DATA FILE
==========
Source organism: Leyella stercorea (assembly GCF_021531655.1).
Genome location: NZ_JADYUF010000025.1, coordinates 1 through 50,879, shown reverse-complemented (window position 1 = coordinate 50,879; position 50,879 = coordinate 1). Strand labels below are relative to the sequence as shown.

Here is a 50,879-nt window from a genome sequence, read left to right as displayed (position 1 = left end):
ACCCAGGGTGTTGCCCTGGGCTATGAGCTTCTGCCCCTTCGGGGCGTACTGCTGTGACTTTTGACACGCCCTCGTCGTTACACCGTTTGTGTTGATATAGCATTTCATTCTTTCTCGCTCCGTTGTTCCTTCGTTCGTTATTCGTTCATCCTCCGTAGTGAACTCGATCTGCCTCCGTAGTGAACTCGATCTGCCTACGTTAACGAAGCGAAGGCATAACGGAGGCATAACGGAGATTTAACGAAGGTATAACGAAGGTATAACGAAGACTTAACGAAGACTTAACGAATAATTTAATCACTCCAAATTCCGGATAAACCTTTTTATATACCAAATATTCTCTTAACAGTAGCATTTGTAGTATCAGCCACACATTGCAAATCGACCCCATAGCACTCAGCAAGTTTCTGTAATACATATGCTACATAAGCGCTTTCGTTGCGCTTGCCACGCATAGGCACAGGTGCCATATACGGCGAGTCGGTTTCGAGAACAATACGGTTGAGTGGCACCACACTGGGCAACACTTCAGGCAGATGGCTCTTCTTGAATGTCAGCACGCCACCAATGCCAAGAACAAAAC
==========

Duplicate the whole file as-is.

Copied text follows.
Source organism: Leyella stercorea (assembly GCF_021531655.1).
Genome location: NZ_JADYUF010000025.1, coordinates 1 through 50,879, shown reverse-complemented (window position 1 = coordinate 50,879; position 50,879 = coordinate 1). Strand labels below are relative to the sequence as shown.

Here is a 50,879-nt window from a genome sequence, read left to right as displayed (position 1 = left end):
ACCCAGGGTGTTGCCCTGGGCTATGAGCTTCTGCCCCTTCGGGGCGTACTGCTGTGACTTTTGACACGCCCTCGTCGTTACACCGTTTGTGTTGATATAGCATTTCATTCTTTCTCGCTCCGTTGTTCCTTCGTTCGTTATTCGTTCATCCTCCGTAGTGAACTCGATCTGCCTCCGTAGTGAACTCGATCTGCCTACGTTAACGAAGCGAAGGCATAACGGAGGCATAACGGAGATTTAACGAAGGTATAACGAAGGTATAACGAAGACTTAACGAAGACTTAACGAATAATTTAATCACTCCAAATTCCGGATAAACCTTTTTATATACCAAATATTCTCTTAACAGTAGCATTTGTAGTATCAGCCACACATTGCAAATCGACCCCATAGCACTCAGCAAGTTTCTGTAATACATATGCTACATAAGCGCTTTCGTTGCGCTTGCCACGCATAGGCACAGGTGCCATATACGGCGAGTCGGTTTCGAGAACAATACGGTTGAGTGGCACCACACTGGGCAACACTTCAGGCAGATGGCTCTTCTTGAATGTCAGCACGCCACCAATGCCAAGAACAAAAC